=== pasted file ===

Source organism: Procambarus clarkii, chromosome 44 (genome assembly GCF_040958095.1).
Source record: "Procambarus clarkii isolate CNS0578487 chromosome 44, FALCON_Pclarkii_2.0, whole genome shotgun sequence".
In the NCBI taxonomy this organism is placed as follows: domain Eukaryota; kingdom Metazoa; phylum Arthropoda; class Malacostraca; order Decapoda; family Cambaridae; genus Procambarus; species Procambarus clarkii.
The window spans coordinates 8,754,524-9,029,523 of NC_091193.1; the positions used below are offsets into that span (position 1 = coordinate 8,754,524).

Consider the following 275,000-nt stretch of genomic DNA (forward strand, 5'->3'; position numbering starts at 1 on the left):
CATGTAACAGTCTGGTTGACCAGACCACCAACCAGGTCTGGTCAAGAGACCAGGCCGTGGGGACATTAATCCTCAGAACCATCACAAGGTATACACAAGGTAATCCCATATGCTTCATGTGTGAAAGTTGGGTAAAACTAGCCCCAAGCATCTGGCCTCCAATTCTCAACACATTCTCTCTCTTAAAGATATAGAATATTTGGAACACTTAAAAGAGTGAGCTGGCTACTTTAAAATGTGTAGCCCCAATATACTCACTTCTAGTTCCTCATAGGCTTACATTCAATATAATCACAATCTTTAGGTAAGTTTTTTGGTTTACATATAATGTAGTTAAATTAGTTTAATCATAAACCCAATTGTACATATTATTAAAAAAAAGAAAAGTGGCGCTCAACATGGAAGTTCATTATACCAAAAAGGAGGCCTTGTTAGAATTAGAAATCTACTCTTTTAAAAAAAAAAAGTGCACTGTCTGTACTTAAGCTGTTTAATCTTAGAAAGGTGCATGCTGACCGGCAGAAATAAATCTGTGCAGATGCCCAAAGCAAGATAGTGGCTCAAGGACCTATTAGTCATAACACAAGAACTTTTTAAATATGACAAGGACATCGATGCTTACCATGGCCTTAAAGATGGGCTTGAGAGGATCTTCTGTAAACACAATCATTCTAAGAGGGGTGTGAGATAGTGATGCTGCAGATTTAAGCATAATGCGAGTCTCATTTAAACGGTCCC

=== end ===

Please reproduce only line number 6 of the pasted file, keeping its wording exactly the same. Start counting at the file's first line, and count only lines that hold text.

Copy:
CATGTAACAGTCTGGTTGACCAGACCACCAACCAGGTCTGGTCAAGAGACCAGGCCGTGGGGACATTAATCCTCAGAACCATCACAAGGTATACACAAGGTAATCCCATATGCTTCATGTGTGAAAGTTGGGTAAAACTAGCCCCAAGCATCTGGCCTCCAATTCTCAACACATTCTCTCTCTTAAAGATATAGAATATTTGGAACACTTAAAAGAGTGAGCTGGCTACTTTAAAATGTGTAGCCCCAATATACTCACTTCTAGTTCCTCATAGGCTTACATTCAATATAATCACAATCTTTAGGTAAGTTTTTTGGTTTACATATAATGTAGTTAAATTAGTTTAATCATAAACCCAATTGTACATATTATTAAAAAAAAGAAAAGTGGCGCTCAACATGGAAGTTCATTATACCAAAAAGGAGGCCTTGTTAGAATTAGAAATCTACTCTTTTAAAAAAAAAAAGTGCACTGTCTGTACTTAAGCTGTTTAATCTTAGAAAGGTGCATGCTGACCGGCAGAAATAAATCTGTGCAGATGCCCAAAGCAAGATAGTGGCTCAAGGACCTATTAGTCATAACACAAGAACTTTTTAAATATGACAAGGACATCGATGCTTACCATGGCCTTAAAGATGGGCTTGAGAGGATCTTCTGTAAACACAATCATTCTAAGAGGGGTGTGAGATAGTGATGCTGCAGATTTAAGCATAATGCGAGTCTCATTTAAACGGTCCC